Q10. What are some of the disadvantage of the linear model?
Some notable downsides of the linear model are:
- The supposition of linearity of the errors.
- It cannot be utilized for calculating outcomes or binary outcomes.
- There are overfitting issues that cannot be easily solved.
Q11. What are the Laws of Large Numbers?
In fact, it is a proposition that explains the result of performing the same experiment over and over again. This theorem set in motion the basis of a kind of thinking that depends on the frequency. It depicts that the sample mean, the sample variance and the sample standard deviation comes together to what they are trying to really calculate.
Q12. What are the confounding variables?
These are generally irrelevant variables in a statistical model that correspond directly or indirectly with both the dependent and the independent variables. The calculation fails and falls flat to compensate for the confounding factor.
Q13. What is star schema?
It is a usual database schema with a table at its centre. Satellite tables map identifies to physical names or explanations and can be linked to the central fact table using the identifiaction roles; these tables are called as lookup tables and are usually useful in real-time applications, as they save a lot of storage memory. Sometimes star schemas require many layers of short descriptions to recuperate information even more faster.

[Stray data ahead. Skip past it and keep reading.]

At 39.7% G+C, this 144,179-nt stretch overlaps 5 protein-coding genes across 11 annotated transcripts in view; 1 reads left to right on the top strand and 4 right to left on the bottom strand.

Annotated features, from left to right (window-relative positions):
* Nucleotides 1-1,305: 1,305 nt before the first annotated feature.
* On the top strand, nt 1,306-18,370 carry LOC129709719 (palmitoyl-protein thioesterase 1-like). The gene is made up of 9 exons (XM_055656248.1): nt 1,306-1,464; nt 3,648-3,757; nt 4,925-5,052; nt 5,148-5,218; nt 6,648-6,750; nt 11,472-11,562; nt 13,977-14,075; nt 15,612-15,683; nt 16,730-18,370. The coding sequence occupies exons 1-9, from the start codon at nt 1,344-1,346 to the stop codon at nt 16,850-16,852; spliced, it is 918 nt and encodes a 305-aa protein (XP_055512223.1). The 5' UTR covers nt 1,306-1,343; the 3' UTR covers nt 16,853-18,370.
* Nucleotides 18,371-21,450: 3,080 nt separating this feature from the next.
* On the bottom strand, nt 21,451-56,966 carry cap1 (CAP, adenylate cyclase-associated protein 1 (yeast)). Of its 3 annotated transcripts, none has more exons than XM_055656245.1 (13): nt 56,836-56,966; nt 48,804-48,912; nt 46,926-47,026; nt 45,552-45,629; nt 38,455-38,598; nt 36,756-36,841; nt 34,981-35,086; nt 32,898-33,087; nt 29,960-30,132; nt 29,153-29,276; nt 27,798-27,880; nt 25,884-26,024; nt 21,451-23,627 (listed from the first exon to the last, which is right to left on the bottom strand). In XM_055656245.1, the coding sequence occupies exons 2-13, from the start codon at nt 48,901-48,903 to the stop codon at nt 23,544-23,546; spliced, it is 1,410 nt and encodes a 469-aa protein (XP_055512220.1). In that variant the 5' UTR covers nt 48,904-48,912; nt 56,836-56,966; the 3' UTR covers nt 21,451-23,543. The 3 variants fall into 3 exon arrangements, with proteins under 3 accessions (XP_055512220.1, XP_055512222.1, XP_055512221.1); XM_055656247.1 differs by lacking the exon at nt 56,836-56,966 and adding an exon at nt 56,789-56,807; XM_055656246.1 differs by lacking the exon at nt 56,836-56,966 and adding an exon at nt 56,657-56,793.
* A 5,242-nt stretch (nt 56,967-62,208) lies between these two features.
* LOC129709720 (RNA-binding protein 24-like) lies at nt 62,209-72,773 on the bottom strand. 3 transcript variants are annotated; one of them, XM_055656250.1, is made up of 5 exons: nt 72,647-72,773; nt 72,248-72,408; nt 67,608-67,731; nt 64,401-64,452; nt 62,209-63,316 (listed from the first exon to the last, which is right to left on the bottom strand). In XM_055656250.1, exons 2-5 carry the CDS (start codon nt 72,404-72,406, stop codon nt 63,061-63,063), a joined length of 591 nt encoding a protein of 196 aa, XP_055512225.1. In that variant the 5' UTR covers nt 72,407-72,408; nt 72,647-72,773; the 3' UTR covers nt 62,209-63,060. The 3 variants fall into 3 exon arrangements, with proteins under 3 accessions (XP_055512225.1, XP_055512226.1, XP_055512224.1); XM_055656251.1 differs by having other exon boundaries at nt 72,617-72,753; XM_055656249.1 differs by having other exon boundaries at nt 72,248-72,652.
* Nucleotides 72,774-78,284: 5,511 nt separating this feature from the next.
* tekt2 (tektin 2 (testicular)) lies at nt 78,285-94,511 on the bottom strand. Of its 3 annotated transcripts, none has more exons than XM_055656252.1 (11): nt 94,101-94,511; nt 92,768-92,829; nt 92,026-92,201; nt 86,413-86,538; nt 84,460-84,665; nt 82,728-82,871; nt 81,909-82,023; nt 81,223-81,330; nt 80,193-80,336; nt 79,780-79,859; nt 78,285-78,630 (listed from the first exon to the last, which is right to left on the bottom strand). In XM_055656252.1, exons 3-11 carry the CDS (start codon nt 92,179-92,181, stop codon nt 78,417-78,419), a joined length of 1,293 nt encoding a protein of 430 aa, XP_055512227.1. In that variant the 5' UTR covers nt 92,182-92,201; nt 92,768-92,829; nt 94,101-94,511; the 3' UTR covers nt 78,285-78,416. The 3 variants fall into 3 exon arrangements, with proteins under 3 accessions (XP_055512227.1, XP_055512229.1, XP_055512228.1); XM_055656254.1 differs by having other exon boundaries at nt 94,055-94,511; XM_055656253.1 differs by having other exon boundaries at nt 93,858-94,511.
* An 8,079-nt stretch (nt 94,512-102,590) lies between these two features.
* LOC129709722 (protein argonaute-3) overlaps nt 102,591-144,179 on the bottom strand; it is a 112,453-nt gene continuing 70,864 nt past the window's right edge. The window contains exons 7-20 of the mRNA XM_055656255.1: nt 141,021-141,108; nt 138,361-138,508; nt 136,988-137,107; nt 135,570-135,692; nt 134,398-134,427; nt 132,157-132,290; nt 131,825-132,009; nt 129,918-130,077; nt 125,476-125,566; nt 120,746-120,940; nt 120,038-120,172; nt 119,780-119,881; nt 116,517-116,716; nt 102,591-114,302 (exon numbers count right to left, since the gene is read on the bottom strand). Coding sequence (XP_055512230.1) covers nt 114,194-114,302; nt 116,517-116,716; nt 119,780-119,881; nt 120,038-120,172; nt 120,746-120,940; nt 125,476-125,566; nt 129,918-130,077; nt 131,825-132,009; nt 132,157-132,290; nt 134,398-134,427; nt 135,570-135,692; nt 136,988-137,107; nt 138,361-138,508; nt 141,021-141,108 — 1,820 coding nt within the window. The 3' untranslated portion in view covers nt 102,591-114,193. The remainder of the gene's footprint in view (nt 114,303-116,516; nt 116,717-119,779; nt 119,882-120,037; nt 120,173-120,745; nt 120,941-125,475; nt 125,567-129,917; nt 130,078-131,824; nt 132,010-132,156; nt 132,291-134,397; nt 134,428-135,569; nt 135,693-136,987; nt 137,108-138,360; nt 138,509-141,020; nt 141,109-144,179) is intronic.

Q14. How often should an algorithm be updated?
- we need to upgrade an algorithm when we need the model to develop as data flows through the infrastructure.
- If the subtle data source is altering.
- If there is an instance of non-stationarity.
Q15. What are Eigenvalue and Eigenvector?
Eigenvectors are used for comprehending linear transformations. In data analysis, we do estimate the eigenvectors for a interconnection or covariance matrix. Eigenvalues are the directions along which a specific kind of linear transformation works by flipping, compressing or stretching.
Q16. What are the purposes of resampling?
- Calculating the exactness of sample statistics with subsets of attainable data or bringing randomly with replacement from a set of data point functions.
- Replacing labels on data points when working with significance tests.
- Validating models by using random subsets such as bootstrapping and cross validation.
Q17. What is selective bias?
Selection bias, as usual, is a difficult situation where error is initiated because of a non-random population sample model.
Q18. What are the three types of biases that can happen during sampling?
There are usually three major kinds of biases that are prevalent during sampling process.
- Selection bias
- Under coverage bias
- Survivorship bias
Q19. what is a survivorship bias?
It is the logical error when we do focus the aspects that helps surviving some process and easily looking for those that did not because of their inability to focus in the prominence. This can pave the way to wrong conclusions in multiple different means.